Without membrane fusion enabled by these pores, many substances made in a cell or a subcellular unit would be trapped and useless, Chapman says. “Membrane fusion is a fundamental question for organisms with a nucleus,” a category that includes yeast. “When one considers that the human brain contains on the order of 10 to the 15 synapses, an uncountable number of fusion pores form in our brains over the course of a day. Only now are we starting to understand the structure and dynamics of these mysterious nanoscale molecular machines.”
In the nervous system, fusion pores underlie signaling by transporting a chemical message across a narrow gap from one neuron’s axon to another neuron. Fusion pores are also fundamental in other aspects of biology, ranging from the release of insulin after a meal to the entry of viruses into target cells.
Key to the discovery were innovations by co-authors Huan Bao and Debasis Das, postdoctoral researchers in the Chapman lab, with help from Yihao Jiang and Baron Chanda, world leaders in such recordings. Together, they created an apparatus to measure the flow of electric current across a recombinant fusion pore built from purified components.
“Huan and Debasis are able to make exact measurements of the properties and behavior of an individual, artificial fusion pore,” says Chapman. “We can measure the pore opening with unprecedented time resolution — less than a thousandth of a second — and these guys lead the world in these delicate measurements.”
Previously, the opening was measured in multiple seconds, but better resolution makes the current result much more complex and interesting, Chapman says. “We found that the number of SNAREs used to drive the fusion definitely affects the outcome, but it’s nuanced and it likely depends on many other factors.”
Other channels that move molecules and ions through cell membranes lack this flexibility, Chapman says. The calcium channel, for example, uses exactly one unit of the necessary protein. “Biology could have designed the fusion pore to always need the same number of SNAREs, but it did not.”
It’s axiomatic that evolution chooses based on utility, and because fusion pores are found in all organisms with a cell nucleus, they must be an extraordinarily successful solution to the widespread need to kibbitz with the neighbors, Chapman says. “We think this has broad ramifications for communication between cells.”
A paradoxical implication?
The complex link between pore structure and opening points to intriguing possibilities, Chapman says. A pore that briefly “leaks” its contents could desensitize the recipient cell to the signal. For example, glutamate is a neurotransmitter that normally excites the receiving cell. If the fusion pore flickers open, a seepage of glutamate could desensitize rather than activate its neighbor, leading to inhibition, not excitation. “It seems paradoxical, but this would be a new function for a classic excitatory neurotransmitter,” Chapman says.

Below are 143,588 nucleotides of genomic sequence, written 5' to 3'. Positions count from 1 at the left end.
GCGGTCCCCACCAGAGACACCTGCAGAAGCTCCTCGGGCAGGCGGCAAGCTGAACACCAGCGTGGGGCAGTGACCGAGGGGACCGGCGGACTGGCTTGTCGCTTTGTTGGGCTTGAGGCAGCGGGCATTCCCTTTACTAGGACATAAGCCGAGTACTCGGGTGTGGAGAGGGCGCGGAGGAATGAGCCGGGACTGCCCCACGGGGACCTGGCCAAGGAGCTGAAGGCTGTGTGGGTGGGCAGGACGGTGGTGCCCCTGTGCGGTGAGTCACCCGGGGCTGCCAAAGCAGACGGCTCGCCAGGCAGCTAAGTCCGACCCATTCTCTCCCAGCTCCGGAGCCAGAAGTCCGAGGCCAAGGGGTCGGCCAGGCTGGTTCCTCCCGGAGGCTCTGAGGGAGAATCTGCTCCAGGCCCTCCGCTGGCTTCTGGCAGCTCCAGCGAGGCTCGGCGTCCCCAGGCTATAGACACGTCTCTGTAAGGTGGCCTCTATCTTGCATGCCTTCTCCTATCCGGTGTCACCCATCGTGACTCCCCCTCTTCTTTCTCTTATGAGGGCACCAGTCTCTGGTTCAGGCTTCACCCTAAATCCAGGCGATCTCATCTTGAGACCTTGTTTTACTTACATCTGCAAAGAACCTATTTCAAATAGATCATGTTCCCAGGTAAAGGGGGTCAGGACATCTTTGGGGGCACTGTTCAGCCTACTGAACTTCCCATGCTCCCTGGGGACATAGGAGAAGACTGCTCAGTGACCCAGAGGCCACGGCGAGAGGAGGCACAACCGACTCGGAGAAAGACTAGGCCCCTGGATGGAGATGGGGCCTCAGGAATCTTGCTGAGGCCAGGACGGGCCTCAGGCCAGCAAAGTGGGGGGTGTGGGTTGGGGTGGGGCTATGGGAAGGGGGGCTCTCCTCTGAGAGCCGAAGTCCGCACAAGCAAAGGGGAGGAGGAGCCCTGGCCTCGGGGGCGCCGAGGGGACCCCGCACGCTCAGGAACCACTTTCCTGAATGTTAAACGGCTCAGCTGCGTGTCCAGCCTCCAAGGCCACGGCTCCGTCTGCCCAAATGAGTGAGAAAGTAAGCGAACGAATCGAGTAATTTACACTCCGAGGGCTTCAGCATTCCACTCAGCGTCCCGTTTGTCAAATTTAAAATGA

The idea is controversial, Chapman admits, but a similar effect has been seen in fusion pores that conduct secretions of the adrenal gland. “When the secretory cells are stimulated at low intensity, the fusion pore stays small, and only small molecules, like adrenaline and similar hormones, are released. If the pore is stimulated hard, it will open and allow release of larger peptide hormones, which play distinct roles in the peripheral nervous system. So the size of the pore determines the function of these cells.”
The fusion pore results were so surprising, Chapman adds, that the reviewers required “another whole experiment,” performed on yeast SNAREs.
“We found the same result. If you change the number of proteins, you change the nature of the opening. We think we may have encountered a new principle of membrane fusion,” Chapman says.
“If the pore stays small, there is a different result than if it goes ahead and dilates, releasing the entire signal at once. This is behavior we could not even guess at until we had this time resolution, which allows us to see what these devils are actually doing. It’s not all or nothing, yes or no; it’s graded.”
The results may apply broadly, simply because fusion pores are almost everywhere, he says. “The behavior of the protein machinery that mediates almost all membrane fusion events turns out to be pretty clever. Biology came up with something weird here. It’s a more nuanced way of talking to each other.”
This study was supported by grants and fellowships from the National Institutes of Health: MH061876, NS097362, NS081293 and F32GM112371.